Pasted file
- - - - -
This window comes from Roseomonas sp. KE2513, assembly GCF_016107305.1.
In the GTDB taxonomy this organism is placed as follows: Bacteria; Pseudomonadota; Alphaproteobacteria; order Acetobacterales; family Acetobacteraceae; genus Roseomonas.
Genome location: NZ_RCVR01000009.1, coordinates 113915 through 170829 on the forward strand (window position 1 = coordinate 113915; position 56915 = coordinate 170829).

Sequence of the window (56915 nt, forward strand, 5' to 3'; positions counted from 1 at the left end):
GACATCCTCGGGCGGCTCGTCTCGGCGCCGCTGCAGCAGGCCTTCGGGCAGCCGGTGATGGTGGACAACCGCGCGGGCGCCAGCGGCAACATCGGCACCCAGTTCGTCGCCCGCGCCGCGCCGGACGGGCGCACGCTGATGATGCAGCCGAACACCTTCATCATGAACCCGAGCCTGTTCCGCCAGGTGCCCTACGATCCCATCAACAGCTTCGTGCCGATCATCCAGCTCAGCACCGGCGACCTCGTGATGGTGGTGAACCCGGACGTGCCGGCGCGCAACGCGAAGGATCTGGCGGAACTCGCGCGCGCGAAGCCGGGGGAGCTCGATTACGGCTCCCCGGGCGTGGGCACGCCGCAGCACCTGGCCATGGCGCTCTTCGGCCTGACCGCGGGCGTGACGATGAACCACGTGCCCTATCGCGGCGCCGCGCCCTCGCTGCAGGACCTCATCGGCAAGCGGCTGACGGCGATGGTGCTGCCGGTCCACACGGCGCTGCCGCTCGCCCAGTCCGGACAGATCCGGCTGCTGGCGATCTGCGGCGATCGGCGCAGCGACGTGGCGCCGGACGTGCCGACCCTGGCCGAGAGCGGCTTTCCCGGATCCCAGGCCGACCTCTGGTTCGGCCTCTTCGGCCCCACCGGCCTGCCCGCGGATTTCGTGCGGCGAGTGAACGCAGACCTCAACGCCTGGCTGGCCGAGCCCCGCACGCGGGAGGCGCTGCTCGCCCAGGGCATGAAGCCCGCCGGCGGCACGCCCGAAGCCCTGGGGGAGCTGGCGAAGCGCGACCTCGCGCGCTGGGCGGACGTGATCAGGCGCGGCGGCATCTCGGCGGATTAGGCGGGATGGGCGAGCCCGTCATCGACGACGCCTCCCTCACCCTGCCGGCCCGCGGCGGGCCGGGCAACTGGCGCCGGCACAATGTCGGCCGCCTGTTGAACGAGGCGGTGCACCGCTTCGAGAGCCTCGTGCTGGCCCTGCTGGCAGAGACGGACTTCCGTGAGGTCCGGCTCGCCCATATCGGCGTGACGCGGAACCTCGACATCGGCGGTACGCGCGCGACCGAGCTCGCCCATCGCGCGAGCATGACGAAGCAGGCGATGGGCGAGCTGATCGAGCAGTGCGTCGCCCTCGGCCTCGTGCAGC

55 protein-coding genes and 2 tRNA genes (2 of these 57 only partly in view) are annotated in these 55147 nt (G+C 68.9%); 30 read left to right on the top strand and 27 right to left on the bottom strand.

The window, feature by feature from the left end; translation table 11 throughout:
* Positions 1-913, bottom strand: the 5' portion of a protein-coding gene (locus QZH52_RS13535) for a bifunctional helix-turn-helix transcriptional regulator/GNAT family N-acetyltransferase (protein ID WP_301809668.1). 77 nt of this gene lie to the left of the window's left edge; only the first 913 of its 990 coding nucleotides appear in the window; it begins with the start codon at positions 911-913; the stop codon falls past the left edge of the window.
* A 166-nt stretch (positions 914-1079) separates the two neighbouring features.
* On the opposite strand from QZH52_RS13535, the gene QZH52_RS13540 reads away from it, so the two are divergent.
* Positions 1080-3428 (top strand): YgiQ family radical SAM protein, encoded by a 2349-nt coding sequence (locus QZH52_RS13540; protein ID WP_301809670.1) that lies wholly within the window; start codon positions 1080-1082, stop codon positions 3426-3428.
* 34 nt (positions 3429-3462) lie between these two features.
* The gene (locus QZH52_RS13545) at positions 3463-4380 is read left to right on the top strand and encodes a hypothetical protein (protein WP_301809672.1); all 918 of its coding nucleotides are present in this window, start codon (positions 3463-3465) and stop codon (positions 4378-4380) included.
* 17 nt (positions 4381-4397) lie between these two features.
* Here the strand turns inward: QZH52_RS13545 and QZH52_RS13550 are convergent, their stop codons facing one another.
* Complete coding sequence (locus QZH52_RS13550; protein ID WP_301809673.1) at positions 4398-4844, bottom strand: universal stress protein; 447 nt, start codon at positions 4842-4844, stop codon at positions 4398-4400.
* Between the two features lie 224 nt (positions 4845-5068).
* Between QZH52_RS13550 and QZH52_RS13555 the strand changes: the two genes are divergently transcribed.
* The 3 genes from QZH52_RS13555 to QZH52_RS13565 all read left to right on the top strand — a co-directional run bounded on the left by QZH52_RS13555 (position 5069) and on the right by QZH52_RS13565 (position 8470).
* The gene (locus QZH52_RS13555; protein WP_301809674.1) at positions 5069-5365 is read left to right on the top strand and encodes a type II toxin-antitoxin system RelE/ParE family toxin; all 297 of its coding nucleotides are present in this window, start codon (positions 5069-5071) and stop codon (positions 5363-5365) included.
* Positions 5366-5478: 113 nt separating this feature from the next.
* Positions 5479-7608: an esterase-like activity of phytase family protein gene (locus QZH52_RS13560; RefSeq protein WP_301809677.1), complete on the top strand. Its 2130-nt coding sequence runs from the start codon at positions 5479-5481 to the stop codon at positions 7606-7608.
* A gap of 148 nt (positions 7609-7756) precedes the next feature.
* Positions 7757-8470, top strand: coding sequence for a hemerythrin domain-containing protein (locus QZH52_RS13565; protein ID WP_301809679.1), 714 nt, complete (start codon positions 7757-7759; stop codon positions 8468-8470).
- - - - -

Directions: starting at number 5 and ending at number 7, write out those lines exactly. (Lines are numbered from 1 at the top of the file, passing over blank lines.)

GACATCCTCGGGCGGCTCGTCTCGGCGCCGCTGCAGCAGGCCTTCGGGCAGCCGGTGATGGTGGACAACCGCGCGGGCGCCAGCGGCAACATCGGCACCCAGTTCGTCGCCCGCGCCGCGCCGGACGGGCGCACGCTGATGATGCAGCCGAACACCTTCATCATGAACCCGAGCCTGTTCCGCCAGGTGCCCTACGATCCCATCAACAGCTTCGTGCCGATCATCCAGCTCAGCACCGGCGACCTCGTGATGGTGGTGAACCCGGACGTGCCGGCGCGCAACGCGAAGGATCTGGCGGAACTCGCGCGCGCGAAGCCGGGGGAGCTCGATTACGGCTCCCCGGGCGTGGGCACGCCGCAGCACCTGGCCATGGCGCTCTTCGGCCTGACCGCGGGCGTGACGATGAACCACGTGCCCTATCGCGGCGCCGCGCCCTCGCTGCAGGACCTCATCGGCAAGCGGCTGACGGCGATGGTGCTGCCGGTCCACACGGCGCTGCCGCTCGCCCAGTCCGGACAGATCCGGCTGCTGGCGATCTGCGGCGATCGGCGCAGCGACGTGGCGCCGGACGTGCCGACCCTGGCCGAGAGCGGCTTTCCCGGATCCCAGGCCGACCTCTGGTTCGGCCTCTTCGGCCCCACCGGCCTGCCCGCGGATTTCGTGCGGCGAGTGAACGCAGACCTCAACGCCTGGCTGGCCGAGCCCCGCACGCGGGAGGCGCTGCTCGCCCAGGGCATGAAGCCCGCCGGCGGCACGCCCGAAGCCCTGGGGGAGCTGGCGAAGCGCGACCTCGCGCGCTGGGCGGACGTGATCAGGCGCGGCGGCATCTCGGCGGATTAGGCGGGATGGGCGAGCCCGTCATCGACGACGCCTCCCTCACCCTGCCGGCCCGCGGCGGGCCGGGCAACTGGCGCCGGCACAATGTCGGCCGCCTGTTGAACGAGGCGGTGCACCGCTTCGAGAGCCTCGTGCTGGCCCTGCTGGCAGAGACGGACTTCCGTGAGGTCCGGCTCGCCCATATCGGCGTGACGCGGAACCTCGACATCGGCGGTACGCGCGCGACCGAGCTCGCCCATCGCGCGAGCATGACGAAGCAGGCGATGGGCGAGCTGATCGAGCAGTGCGTCGCCCTCGGCCTCGTGCAGC

55 protein-coding genes and 2 tRNA genes (2 of these 57 only partly in view) are annotated in these 55147 nt (G+C 68.9%); 30 read left to right on the top strand and 27 right to left on the bottom strand.

The window, feature by feature from the left end; translation table 11 throughout: